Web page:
Hotel service is more than just about a comfy bed for the night before a guest heads back out on the road. In fact, food and beverage service is a growing part of hotel offerings—and revenue. Accounting for about ¼ of the $200 billion hotel industry, foodservice income is growing 2%-3% every year.
To stay competitive with outside restaurants that may lure their patrons, hotels are investing significant effort into unique dining experiences, technology integration, and sustainable practices.
Embracing the “Always On” Consumer
The pervasiveness of technology has conditioned consumers to expect convenience wherever they go, but not every restaurant of food service provider has adopted technology to improve both front-of-house and back-of-house operations. Thankfully for guests, hotel foodservice is increasingly taking advantage of available resources for a better guest experience.
Some major brands are making use of existing messaging services or building their own chat solutions on top of these platforms. Guests can use their own devices to order room service or other assistance and communicate directly with hotel staff. Four Seasons Hotels and Resorts uses this approach with their own branded chat. Other brands make use of standalone communication devices that don’t require a smartphone or for guests to install an app. One such solution is Kallpod, deployed at Marriott, Hilton, Hyatt, and many other hotel brands—as well as sporting venues and convention centers.
Such communication tools improve the guest experience by reducing waiting time and delays, but also benefits the hotel and its employees by streamlining the communication channel and making it easier to serve the customer in a timely manner and with less room for miscommunication.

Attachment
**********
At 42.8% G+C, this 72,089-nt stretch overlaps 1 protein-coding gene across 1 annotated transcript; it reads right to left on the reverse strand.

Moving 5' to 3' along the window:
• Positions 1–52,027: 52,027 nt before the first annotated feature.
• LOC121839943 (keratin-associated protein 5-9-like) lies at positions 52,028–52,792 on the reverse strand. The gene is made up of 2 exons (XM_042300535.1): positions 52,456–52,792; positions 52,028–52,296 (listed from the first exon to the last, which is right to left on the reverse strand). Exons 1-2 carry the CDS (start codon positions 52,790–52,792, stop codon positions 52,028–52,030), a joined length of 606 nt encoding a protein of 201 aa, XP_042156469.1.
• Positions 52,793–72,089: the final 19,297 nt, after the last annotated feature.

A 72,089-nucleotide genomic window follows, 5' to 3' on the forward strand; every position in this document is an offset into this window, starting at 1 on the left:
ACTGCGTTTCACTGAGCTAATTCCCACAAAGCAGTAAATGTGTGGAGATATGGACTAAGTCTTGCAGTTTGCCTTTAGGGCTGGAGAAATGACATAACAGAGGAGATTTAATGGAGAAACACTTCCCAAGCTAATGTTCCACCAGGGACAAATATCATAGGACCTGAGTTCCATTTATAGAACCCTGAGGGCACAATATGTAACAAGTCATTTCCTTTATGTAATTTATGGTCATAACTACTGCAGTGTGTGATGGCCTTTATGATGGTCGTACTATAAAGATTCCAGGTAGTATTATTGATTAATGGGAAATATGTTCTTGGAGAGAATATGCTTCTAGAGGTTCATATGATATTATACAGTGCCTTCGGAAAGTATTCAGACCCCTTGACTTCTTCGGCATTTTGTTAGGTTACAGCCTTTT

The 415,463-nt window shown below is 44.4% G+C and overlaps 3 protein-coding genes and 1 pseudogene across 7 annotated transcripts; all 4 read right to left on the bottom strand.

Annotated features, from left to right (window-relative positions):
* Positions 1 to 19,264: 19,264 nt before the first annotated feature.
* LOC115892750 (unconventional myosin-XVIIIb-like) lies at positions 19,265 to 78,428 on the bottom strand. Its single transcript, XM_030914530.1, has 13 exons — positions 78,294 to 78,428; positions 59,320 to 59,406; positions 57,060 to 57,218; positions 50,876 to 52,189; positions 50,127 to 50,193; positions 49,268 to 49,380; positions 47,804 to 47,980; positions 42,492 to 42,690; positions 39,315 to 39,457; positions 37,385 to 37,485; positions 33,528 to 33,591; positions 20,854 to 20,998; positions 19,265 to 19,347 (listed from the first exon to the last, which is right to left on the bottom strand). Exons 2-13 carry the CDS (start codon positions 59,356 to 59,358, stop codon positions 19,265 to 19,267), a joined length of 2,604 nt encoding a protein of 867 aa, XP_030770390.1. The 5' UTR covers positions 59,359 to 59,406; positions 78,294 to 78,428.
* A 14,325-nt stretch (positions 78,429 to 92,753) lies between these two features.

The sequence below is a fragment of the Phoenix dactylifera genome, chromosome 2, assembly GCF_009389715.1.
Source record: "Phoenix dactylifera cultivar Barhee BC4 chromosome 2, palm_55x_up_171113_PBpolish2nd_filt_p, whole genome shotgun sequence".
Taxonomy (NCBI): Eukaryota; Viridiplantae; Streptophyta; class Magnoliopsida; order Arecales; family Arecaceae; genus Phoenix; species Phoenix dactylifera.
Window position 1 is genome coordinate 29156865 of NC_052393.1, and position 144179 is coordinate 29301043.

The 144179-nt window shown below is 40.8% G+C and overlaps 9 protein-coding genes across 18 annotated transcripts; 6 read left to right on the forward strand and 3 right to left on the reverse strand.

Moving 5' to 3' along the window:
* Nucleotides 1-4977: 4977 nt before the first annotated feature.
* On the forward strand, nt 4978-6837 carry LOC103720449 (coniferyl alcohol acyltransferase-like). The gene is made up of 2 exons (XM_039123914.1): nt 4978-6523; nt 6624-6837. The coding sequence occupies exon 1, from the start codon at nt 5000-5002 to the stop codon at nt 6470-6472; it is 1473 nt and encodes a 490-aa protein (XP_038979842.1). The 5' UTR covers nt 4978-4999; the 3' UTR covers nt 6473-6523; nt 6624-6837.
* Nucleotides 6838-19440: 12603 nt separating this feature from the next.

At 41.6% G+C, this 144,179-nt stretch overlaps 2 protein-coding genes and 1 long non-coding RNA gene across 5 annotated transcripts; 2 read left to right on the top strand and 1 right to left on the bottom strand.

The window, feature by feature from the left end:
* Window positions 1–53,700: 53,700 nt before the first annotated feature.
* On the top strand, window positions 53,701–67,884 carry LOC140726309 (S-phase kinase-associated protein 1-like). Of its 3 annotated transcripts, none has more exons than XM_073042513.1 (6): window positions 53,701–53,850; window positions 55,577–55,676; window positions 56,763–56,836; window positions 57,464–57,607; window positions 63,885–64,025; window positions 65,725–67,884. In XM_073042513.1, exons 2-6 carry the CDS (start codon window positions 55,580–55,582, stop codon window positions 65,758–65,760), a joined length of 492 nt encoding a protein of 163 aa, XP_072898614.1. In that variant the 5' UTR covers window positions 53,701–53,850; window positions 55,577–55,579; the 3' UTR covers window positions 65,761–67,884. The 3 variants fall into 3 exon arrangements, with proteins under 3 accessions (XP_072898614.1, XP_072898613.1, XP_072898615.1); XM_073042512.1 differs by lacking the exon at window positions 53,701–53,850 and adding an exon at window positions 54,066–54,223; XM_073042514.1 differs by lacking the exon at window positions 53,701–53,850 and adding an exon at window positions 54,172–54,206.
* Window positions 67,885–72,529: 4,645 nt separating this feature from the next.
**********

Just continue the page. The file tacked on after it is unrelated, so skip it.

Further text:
The classical hotel restaurant approach has featured white tablecloths and celebrity chefs, but the trend has shifted to more unique décor and cuisine, with the more eclectic tastes of up-and-coming chefs. Hotels in exotic locations are expanding the experience further with unique outdoor dining experiences and even private chef service in scenic overlooks.
Reducing food waste is crucial across foodservice, and perhaps even more in the hotel industry where so much food can be consumed not only in in-house restaurants and bars but in guest rooms, conference rooms, and common spaces. With an estimated $7 return per dollar invested, and an average 2-year cost recoupment, food waste reduction isn’t just great for consumers and the food supply chain, but is smart business for hotels.
These primarily consumer-driven shifts in hotel foodservice offer great benefits to guests and hotels alike: streamlining service, boosting guest experience and satisfaction, improving sustainability, and reducing company costs. Which of these practices can you adopt—or strive toward—to grow the revenue of your hotel foodservice?
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